Staying on the Path, George Reporting
11.11.2014 - 11.11.2014 31 °F
Well, when it's 20 degrees outside you quickly appreciate the fact that you have a blog to write to give you something to do other than stay in a hotel room. In a previous post I made it sound as if doing a travel blog was more of an albatross. Oh, but how one's tune quickly changes!
Besides, we are in lovely downtown Santa Fe, NM drinking coffee inside the 'Collected Works Bookstore & Coffee House' surrounded by books and, apparently, a reading by an author is soon to take place nearby.
Santa Fe's downtown has been an inspiring place. The fall colors in the trees cascade down near adobe structures and around various interesting sculptures. Walking around is fun and simple and the town has a nice balance between touristy spots, museums, open park space, historical sites and comfy places to eat and drink. Yesterday, which also happened to be Veteran's Day, was our first taste of the area and our first Veterans' Day parade.
We stood in the hot sun as the town came out to honor soldiers of all the past wars. Andrea found it a very sad experience and I just started pondering about war and peace. In the parade, I saw my favorite banner carried by veterans. I applauded them as they walked by.
After that, we walked up and around St. Francis Cathedral and surrounding park which inspired me to write this entry. In front of the cathedral is 'The Labyrinth of St. Francis', was built by Archbishop Jean Baptiste Lamy between 1869 and 1886. He was an important figure in Santa Fe Territorial history and also the title character in Willa Cather’s classic novel, Death Comes for the Archbishop.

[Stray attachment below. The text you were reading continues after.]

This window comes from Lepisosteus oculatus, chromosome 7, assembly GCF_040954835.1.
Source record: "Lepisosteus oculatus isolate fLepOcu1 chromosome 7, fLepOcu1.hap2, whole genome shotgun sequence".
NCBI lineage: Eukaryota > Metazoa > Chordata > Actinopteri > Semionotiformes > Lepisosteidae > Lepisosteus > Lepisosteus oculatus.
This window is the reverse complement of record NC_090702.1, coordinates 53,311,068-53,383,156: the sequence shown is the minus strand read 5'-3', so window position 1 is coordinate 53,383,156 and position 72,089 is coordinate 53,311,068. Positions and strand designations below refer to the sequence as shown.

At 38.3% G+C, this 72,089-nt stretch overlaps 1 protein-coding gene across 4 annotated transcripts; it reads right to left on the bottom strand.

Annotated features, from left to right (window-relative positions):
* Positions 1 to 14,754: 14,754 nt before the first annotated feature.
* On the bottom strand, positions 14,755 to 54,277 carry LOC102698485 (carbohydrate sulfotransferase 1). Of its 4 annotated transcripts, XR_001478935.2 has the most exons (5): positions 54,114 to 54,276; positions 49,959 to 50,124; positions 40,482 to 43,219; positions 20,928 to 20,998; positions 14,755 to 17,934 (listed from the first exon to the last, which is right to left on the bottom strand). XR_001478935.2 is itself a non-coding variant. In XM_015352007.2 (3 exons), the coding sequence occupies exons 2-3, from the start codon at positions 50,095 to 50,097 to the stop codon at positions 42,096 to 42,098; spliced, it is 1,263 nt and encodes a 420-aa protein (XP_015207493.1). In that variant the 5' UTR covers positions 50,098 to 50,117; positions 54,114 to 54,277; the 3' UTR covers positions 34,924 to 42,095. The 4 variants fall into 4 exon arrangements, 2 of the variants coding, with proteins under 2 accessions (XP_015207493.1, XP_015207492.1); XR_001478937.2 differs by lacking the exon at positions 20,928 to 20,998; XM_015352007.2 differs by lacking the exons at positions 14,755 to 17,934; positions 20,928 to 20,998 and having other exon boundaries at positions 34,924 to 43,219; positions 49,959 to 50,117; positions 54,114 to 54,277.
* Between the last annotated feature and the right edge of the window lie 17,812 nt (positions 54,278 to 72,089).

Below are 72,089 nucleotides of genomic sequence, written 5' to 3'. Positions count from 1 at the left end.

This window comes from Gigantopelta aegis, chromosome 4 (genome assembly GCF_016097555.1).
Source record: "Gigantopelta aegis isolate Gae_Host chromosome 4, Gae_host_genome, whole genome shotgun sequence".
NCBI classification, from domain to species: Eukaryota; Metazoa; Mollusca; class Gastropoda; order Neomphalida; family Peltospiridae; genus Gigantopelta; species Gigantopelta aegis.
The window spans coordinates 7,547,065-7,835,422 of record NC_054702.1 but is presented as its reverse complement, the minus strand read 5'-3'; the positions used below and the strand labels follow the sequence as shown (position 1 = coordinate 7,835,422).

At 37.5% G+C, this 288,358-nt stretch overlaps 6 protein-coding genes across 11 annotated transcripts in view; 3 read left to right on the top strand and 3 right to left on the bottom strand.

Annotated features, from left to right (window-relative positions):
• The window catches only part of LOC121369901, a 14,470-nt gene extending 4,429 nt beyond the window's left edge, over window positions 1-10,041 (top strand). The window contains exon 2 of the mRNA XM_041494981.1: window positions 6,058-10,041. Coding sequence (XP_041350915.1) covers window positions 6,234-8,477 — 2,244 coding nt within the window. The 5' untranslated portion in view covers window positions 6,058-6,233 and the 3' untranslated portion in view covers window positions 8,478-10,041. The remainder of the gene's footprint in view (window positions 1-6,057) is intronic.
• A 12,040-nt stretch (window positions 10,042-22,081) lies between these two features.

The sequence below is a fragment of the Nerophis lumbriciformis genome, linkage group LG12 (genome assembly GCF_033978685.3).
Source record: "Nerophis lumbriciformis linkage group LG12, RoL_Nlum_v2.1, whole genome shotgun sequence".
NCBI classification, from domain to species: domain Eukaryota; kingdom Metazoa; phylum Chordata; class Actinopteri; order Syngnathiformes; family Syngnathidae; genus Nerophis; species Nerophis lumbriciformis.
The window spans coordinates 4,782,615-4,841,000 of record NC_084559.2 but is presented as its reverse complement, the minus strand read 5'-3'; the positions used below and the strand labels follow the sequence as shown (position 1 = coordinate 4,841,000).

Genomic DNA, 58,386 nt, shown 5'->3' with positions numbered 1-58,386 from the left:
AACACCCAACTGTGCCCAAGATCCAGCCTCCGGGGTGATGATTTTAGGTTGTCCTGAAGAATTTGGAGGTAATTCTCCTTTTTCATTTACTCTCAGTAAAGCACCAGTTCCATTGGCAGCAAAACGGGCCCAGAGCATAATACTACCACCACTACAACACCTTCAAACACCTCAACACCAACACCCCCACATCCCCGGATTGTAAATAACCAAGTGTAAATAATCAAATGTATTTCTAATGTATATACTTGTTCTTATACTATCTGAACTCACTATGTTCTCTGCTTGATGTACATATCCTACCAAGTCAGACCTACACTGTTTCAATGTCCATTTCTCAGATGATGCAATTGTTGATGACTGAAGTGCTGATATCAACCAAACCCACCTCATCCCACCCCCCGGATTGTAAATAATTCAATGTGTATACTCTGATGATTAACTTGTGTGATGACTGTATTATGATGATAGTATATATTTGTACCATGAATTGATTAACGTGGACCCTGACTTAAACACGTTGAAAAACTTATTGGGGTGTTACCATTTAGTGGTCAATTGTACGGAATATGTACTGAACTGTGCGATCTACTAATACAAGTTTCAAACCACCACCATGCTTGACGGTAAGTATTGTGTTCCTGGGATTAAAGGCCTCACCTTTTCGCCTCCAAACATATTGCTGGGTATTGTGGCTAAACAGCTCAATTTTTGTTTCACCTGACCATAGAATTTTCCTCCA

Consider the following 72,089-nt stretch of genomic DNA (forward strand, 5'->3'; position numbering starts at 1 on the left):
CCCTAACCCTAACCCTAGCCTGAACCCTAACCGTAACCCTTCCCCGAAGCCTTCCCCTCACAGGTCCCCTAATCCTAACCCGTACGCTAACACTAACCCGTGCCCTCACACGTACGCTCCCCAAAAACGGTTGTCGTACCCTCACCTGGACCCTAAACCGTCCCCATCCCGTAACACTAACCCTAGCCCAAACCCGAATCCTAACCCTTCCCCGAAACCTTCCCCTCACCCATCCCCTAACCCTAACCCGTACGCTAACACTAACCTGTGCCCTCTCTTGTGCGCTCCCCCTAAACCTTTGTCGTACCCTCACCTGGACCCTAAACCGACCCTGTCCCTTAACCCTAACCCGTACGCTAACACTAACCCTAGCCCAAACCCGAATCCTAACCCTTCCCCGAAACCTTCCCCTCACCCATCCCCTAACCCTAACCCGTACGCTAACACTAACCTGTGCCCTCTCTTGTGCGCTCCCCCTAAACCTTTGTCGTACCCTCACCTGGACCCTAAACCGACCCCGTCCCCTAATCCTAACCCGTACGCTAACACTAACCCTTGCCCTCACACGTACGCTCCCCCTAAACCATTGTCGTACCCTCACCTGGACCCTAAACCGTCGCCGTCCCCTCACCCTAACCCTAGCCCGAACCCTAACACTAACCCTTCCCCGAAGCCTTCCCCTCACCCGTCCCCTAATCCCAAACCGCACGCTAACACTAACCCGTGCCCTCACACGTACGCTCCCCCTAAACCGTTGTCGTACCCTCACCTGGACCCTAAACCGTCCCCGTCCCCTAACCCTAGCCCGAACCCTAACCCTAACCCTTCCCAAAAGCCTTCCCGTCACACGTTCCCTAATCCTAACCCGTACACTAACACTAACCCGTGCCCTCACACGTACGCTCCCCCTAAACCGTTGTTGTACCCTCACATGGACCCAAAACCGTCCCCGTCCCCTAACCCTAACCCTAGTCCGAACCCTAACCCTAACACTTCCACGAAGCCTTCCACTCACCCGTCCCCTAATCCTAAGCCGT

The description next to it read:
"Labyrinths have been used around the world since at least 2000 B.C Their
patterns were built into the floors of medieval Cathedrals and walked
by pilgrims of that time. This labyrinth is built in the style of the
one at the great cathedral in Chartres, France."
"The Labyrinth's path is like the path of life. There are
twists and turns, feelings of being lost, encounters with
others on your path, the thrill of accomplishment at the
center, and sometimes a flash of insight before returning."
This description also accurately describes my feelings about this epic travel we are undertaking. The potential for a "flash of insight" was
enough for me to give it a try.
At first, I was alone on the path I had chosen but could hear Andrea's voice nearby as I stared intently at where my feet were landing with each step. I walked slowly and continued to stare directly at each of my steps while my ears opened up to the various sounds around me. Soon, a few other people came to try the Labyrinth and I heard one person say, " I don't understand this.", and he gave up. Another person said this is "silly", and went off and away. A woman on the nearby bench was leaving a strained message on her phone imploring someone to "get back to me". Other sounds, mostly birds, were mixed in. As I walked the path, I noticed that a times I would get close to the center and then further away in what was turning out to a fairly long walk. After awhile, I soon realized that this scene very much typified the path in life I had chosen. When you take a path filled with the Arts, Poetry and Travel, the negative sentiments voiced by those strangers around me were very much the same ones I had heard all my life. I stayed and finished my path which never actually took me to the center but back out of the Labyrinth in a spot opposite
where I started. I'm not quite sure the meaning of that part but perhaps I will have a realization at some point later.
If you undertake a long travel for yourself, I highly recommend trying the Labyrinth at the St. Francis Cathedral in Santa Fe. It may surprise you with what it is trying to tell you.
Thanks for reading.